The second season of UnREAL was just as deliciously dark and entertaining as the first, although it may be true that this season might have bitten off way more than it could possibly chew. To be honest, the criticisms that the second season suffered in the press were every complaint that I had about the show in its first season. And this year undoubtedly doubled down on the out of control pacing issues over a flat ten episode run. Still, the fact that it did so while never allowing itself to become the least bit dull is something to give it credit for.
The nasty and biting satire of a drama that took us behind the scenes of a Bachelor-type reality show, while essentially being every bit a soap opera in and of itself, did more or less the same thing this season, but without the novelty of revealing the secrets of how reality shows are produced, the soap antics seemed to take center stage completely this time around. Early on in the season, our antiheroines Rachel (Shiri Appleby) and Quinn (Constance Zimmer) decide to break new ground by having a black “suitor” for the first time in Everlasting’s history, and since the real life Bachelor franchise has never once put forth a suitor of color (male or female) this did seem like somewhat daring ground, since creator Sarah Gertrude Shapiro couldn’t pull from her own experience on these shows to bring up the kinds of racially tinged stories an event like this might produce behind the scenes. But Shapiro and the writers tried anyway, diving headfirst into issues of race and dating and image, without necessarily hitting on any specific insights along the way. It also treads into what may be far too serious real life waters for this show, as it tackles a police confrontation that turns violent with suitor Darius and his manager Romeo, only for that event to be used primarily as a driving force for our white female lead (and oddly, to have no lasting impact in terms of character development on Darius or Romeo), which inadvertently feeds the age old problems of black stories being used only to service white characters.
It also didn’t help that this year’s suitor, football player Darius Beck (B.J. Britt), comes across as more of a non-entity than last season’s Adam (Freddie Stroma) did, which makes investment in his choice a little harder to come by. The real meat of the season comes from behind the scenes with Rachel and Quinn of course, but the story veers in way too many directions at once. My complaints with the pacing of last year’s plots is increased tenfold this season, as Rachel and Quinn go from friends to enemies to allies to friends and back again within the first half of the season alone! The same kind of whiplash happens for key supporting characters like Chet (still a delightfully douchey Craig Bierko) and Jeremy (Josh Kelly), who do battle with each other, Rachel, Quinn and the network at various points, and with such dramatically rushed plot crammed into too few episodes, it feels like personalities and motivations do 360 degree turns at rapid velocities, which is more of a problem than the rushed plot itself. As long as you can keep yourself invested in the characters, plot overload can be tolerated well enough, but the show nearly goes off the rails in this area early on.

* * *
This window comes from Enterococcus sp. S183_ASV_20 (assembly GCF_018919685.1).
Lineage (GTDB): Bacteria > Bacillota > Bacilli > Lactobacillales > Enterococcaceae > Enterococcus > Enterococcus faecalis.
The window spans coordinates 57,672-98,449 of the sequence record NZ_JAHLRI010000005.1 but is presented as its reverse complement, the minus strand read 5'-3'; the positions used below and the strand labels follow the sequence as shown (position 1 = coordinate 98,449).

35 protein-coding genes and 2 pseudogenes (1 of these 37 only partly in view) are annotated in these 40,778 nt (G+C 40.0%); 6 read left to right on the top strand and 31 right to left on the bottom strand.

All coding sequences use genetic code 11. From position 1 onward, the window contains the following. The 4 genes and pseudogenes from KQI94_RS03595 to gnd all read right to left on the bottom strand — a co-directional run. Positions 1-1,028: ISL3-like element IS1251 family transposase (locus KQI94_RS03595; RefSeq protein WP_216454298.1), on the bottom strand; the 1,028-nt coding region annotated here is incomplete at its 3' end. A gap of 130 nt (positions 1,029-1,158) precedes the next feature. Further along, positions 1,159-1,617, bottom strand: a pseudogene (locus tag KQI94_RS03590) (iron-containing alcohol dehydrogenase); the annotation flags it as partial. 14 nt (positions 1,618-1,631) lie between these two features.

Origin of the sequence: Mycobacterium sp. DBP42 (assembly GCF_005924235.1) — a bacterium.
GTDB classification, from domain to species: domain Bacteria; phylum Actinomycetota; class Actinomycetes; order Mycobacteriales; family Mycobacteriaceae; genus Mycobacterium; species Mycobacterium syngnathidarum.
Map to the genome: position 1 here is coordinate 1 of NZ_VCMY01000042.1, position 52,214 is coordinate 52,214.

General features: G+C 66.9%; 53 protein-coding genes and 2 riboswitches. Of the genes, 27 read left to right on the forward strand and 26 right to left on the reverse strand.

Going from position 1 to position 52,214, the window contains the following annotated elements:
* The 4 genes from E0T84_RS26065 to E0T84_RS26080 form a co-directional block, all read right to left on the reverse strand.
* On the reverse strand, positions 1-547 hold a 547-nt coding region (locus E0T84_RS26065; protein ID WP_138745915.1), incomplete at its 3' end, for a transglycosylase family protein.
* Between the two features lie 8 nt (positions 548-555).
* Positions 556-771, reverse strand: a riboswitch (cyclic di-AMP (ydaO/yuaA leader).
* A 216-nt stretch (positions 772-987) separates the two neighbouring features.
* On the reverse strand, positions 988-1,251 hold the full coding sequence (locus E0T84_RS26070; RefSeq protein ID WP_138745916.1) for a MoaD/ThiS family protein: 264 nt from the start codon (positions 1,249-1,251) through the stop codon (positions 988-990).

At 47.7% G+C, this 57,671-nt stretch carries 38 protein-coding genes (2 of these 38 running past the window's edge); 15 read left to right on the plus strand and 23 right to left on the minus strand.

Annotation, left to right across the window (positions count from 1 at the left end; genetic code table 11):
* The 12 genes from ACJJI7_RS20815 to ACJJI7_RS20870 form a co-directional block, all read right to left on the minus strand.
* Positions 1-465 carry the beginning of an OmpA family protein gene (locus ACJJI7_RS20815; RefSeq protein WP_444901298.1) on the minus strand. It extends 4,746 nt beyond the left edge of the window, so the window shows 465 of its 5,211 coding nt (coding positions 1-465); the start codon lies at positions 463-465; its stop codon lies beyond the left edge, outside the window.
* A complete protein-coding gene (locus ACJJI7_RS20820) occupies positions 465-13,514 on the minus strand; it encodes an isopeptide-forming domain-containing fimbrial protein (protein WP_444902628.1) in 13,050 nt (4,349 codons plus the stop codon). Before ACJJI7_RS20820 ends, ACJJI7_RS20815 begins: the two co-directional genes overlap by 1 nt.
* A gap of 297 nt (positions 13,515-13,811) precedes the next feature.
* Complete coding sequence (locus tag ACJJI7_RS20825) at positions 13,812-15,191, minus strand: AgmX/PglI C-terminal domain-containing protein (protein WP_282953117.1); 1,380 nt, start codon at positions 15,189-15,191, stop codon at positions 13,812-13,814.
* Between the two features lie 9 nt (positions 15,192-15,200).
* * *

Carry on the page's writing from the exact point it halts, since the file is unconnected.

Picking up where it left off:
Eventually though, the show settles into the story of Rachel’s romantic relationship and alliance with new show runner Coleman Wasserman (Michael Rady), who does turn out to be the season’s real antagonist, as there can be no such thing as a truly decent person behind the scenes of Everlasting. When the show lets itself breathe it remains as entertaining and wickedly fun as ever, helped along hugely from pitch perfect performances by Appleby, Zimmer, Bierko and most of the new batch of contestants, especially black lives matter activist Ruby, sensitively played by Denee Benton. There’s no line that the producers of Everlasting won’t cross, and the barbs aimed at beefcake on-camera host Graham (Brennan Elliot) and launched by Zimmer towards everyone at every turn keeps each episode a rollicking, funny and occasionally off the rails soap that never fails to feel original, fresh and entertaining, despite its failings. I can forgive stuffing your face with dessert when the major complaint afterward is feeling way too full, but not necessarily sick. I’d advise slowing down the plot and sticking with maybe two or three directions next season, instead of six or seven (especially when we’re only dealing with ten episodes total), but then again, I can’t deny that some of the plot twists and revelations were indeed fun to keep up with in a way. My hat’s off to the writers of the show for pushing the limit and reaching for the stars here, even if it didn’t always work. I’m still as pumped as ever for next season, to see what more the evil little Everlasting family can get away with.